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Five Essays in the Economics of Climate Engineering, Research, and Regulation under Uncertainty

Heyen, Daniel

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This thesis revolves around two of the most prominent strategies for tackling environmental problems. One is technological innovation with a focus on Climate Engineering technologies, mostly Solar Radiation Management (SRM) (Crutzen 2006; Keith 2013). The other is regulatory decision-making under fundamental uncertainty. Research and learning are intimately linked with both strategies, thus playing a connecting role in this dissertation. Methodologically, this thesis takes a theoretical approach, combining modern environmental economics with recent developments in decision theory and the literature on regulation.

The first part of this thesis advances the current state of knowledge on technological solutions to environmental problems, taking Climate Engineering technologies as an illustration. The focus here is on the implications of specific strategic conflicts on the incentives to develop SRM technologies with costly R&D. The two dimensions of strategic conflict analyzed are the intergenerational conflict among generations when the generation providing the technology for a future generation anticipates that the way the technology will be used is different from its own preferred profile (“The Intergenerational Transfer of Solar Radiation Management Capabilities and Atmospheric Carbon Stocks”) and the intragenerational conflict among countries that have different preferences for the amount of global cooling (“Free rider vs. free driver – R&D incentives for environmental technologies”). The findings can be summarized as follows: First, the intergenerational strategic conflict that results if a current generation cannot stipulate the specific use of SRM technologies can give rise to a rich set of outcomes in terms of R&D decision and abatement efforts, including the ban of SRM, abatement collapse, but also the development of SRM accompanied by an increase in abatement efforts in order to nudge future generation towards a specific use of the technology. Second, the anticipation of strategic conflicts between countries can give rise to suboptimal low or suboptimal high investments in R&D, depending on whether the expected strategic conflict in the deployment profile of the Climate Engineering technology is a standard free-rider or a free-driver conflict; the latter occurs if one country chooses high levels of SRM and thus imposes an externality on other countries (Weitzman 2012).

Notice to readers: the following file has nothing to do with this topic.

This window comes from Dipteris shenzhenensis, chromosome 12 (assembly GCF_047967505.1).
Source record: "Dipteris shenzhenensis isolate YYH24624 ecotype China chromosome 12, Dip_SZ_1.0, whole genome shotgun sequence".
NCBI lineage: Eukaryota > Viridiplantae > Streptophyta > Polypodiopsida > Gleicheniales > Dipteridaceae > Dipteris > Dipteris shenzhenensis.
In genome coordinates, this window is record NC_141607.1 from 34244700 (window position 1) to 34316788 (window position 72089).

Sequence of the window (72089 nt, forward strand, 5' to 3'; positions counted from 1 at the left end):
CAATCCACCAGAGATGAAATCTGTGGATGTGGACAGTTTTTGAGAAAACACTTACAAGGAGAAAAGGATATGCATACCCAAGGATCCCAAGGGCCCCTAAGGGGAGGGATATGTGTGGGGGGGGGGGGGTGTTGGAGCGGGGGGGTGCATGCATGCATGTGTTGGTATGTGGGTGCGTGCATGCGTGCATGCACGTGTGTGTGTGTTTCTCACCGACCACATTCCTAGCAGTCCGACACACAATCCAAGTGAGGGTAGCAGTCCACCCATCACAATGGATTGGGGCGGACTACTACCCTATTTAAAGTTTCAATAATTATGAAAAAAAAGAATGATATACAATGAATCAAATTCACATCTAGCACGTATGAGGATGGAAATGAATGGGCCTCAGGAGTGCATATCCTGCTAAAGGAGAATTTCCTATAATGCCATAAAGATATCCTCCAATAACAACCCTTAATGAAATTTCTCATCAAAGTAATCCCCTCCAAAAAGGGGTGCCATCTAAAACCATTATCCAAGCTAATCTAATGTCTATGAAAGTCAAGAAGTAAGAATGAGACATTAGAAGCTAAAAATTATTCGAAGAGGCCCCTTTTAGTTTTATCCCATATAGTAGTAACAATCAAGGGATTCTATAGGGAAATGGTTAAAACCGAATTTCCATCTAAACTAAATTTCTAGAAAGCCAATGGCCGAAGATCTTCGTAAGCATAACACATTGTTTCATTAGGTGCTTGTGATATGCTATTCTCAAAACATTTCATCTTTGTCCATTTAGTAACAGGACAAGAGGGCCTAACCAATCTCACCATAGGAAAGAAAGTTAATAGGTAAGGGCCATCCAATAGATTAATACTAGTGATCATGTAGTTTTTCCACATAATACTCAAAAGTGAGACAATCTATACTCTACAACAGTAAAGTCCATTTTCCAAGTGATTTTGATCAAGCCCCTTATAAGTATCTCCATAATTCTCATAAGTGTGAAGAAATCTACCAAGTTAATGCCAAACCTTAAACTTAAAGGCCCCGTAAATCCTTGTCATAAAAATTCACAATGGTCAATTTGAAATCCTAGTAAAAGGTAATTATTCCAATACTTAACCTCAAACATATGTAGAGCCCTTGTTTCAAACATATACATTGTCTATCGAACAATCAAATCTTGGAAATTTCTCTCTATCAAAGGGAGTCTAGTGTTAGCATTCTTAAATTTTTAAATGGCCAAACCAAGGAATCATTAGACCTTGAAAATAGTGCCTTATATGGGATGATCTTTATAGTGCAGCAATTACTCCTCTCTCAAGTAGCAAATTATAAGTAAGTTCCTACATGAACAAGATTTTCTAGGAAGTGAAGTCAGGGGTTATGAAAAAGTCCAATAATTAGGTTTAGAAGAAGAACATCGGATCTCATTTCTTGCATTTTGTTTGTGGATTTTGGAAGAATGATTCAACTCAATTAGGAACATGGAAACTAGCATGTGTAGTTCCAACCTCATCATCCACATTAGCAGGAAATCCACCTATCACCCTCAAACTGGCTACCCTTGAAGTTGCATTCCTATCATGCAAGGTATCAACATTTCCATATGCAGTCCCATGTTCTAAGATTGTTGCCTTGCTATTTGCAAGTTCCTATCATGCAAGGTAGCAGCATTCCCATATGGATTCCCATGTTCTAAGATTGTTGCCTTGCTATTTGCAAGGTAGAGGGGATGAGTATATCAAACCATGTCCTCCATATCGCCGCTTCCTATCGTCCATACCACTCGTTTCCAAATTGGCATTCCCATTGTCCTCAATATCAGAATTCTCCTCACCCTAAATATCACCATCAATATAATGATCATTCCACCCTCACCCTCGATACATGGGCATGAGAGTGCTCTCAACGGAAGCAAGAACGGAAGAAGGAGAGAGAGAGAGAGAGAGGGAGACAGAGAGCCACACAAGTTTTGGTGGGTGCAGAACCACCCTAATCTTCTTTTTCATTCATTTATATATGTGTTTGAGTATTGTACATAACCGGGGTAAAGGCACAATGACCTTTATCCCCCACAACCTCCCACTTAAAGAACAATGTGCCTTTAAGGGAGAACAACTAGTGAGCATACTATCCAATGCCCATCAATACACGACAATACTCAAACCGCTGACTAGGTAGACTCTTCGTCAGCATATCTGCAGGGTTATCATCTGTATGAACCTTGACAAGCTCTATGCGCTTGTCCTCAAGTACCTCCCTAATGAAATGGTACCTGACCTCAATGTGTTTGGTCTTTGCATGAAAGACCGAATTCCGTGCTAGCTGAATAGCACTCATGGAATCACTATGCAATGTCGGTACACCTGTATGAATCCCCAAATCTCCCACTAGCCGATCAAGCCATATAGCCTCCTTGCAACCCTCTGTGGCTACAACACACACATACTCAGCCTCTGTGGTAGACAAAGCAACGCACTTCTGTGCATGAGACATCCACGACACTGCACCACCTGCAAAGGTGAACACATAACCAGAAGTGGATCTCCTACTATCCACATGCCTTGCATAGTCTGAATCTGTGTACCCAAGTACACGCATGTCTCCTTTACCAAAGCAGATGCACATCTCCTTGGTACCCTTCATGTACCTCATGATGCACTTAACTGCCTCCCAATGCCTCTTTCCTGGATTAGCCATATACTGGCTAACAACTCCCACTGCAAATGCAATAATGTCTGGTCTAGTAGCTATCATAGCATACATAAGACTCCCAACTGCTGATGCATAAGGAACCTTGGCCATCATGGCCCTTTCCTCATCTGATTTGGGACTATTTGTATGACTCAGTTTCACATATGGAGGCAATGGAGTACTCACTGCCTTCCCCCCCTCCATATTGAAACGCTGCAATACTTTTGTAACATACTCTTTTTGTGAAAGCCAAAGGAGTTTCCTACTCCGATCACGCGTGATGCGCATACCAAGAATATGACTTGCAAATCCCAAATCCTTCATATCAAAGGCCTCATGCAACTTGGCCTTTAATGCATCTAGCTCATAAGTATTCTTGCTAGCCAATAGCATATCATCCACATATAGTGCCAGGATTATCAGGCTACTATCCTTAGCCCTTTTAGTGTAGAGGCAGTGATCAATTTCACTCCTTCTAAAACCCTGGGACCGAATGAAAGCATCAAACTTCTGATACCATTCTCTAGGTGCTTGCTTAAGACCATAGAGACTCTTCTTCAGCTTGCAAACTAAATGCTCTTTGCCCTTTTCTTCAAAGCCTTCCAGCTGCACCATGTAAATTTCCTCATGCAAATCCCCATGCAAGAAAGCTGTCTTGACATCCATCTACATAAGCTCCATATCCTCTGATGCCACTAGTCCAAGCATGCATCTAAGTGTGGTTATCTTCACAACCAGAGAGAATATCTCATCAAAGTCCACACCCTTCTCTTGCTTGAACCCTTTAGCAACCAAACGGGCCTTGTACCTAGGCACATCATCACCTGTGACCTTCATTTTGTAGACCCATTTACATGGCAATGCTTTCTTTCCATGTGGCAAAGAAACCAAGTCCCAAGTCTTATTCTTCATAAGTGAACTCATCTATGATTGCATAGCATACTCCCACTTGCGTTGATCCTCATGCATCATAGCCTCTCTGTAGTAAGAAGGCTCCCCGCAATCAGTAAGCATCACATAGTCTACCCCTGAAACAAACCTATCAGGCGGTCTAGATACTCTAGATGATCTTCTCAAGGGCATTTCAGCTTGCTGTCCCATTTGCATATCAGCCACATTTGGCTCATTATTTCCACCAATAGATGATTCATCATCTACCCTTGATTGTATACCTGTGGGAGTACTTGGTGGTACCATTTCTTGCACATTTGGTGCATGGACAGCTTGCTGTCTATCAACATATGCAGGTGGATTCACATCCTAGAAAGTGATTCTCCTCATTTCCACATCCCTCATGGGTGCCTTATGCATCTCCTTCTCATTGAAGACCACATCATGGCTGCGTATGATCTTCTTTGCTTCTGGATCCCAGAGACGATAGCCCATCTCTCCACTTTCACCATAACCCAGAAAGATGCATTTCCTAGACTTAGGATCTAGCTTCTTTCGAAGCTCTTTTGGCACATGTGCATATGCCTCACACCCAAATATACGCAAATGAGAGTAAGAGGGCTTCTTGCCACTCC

The second part of this thesis focuses on regulatory decisions under uncertainty for which the standard expected utility framework is inadequate. This may happen if the matter of regulation involves complex processes or novel substances and thus requires a description of knowledge that goes beyond a unique probability distribution formulation. A well-known alternative are multiple prior models (static and dynamic axiomatizations were provided by Gilboa and Schmeidler 1989 and Epstein and Schneider 2003/2007, respectively). The third and fourth paper in this thesis overcome shortcomings in the existing decision-theoretic literature on multiple prior by establishing a consistent notion of the value of information (“Informativeness of Experiments for MEU – A Recursive Definition”) and well-behaved learning dynamics (“Learning Under Ambiguity – A Note on the Belief Dynamics of Epstein and Schneider (2007)”) for maxmin expected utility (MEU) preferences, a well-established ambiguity averse decision rule widely used to model precaution (Vardas and Xepapadeas 2010; Heal and Millner 2013). These decision-theoretical contributions stand for themselves, but also build the ground for the main paper in this part (“Information acquisition under Ambiguity – Why the Precautionary Principle may keep us uninformed”). This paper connects learning and technology choices by focusing on regulatory settings like the approval of a new pesticide in which ambiguous scientific knowledge can be reduced by the regulator by means of (costly) research, for instance with animal testing. In decision-theoretic terms, this paper analyzes active learning under ambiguity and is, to our knowledge, the first model to do so. We find a complex and surprising interplay of the maxmin rule and the research behavior of the regulator: Our results suggest that, despite its notion of precaution, the maxmin rule often leads to an underinvestment in research relative to a standard expected utility regulation, giving rise to a counterintuitive increase in erroneous regulatory decisions (for instance the approval of harmful pesticides).

Jointly, the five papers in this thesis contribute to theoretical environmental economics by furthering our knowledge on the role of learning when science is uncertain, on the role of technologies, and on the interplay between technological solutions and uncertainty.

Item Type: Dissertation
Supervisor: Goeschl, Prof. Dr. Timo
Place of Publication: Heidelberg, Germany
Date of thesis defense: 19 May 2015
Date Deposited: 29 May 2015 11:13
Date: 2015
Faculties / Institutes: The Faculty of Economics and Social Studies > Alfred-Weber-Institut for Economics
Subjects: 330 Economics
Controlled Keywords: Environmental Economics, Innovation, Climate Engineering, Research and Development, Strategic Interaction, Environmental Regulation , Fundamental Uncertainty , Ambiguity Aversion, Active Information Acquisition, Knightian Uncertainty, Active Learning, Value of Information, Learning under Ambiguity
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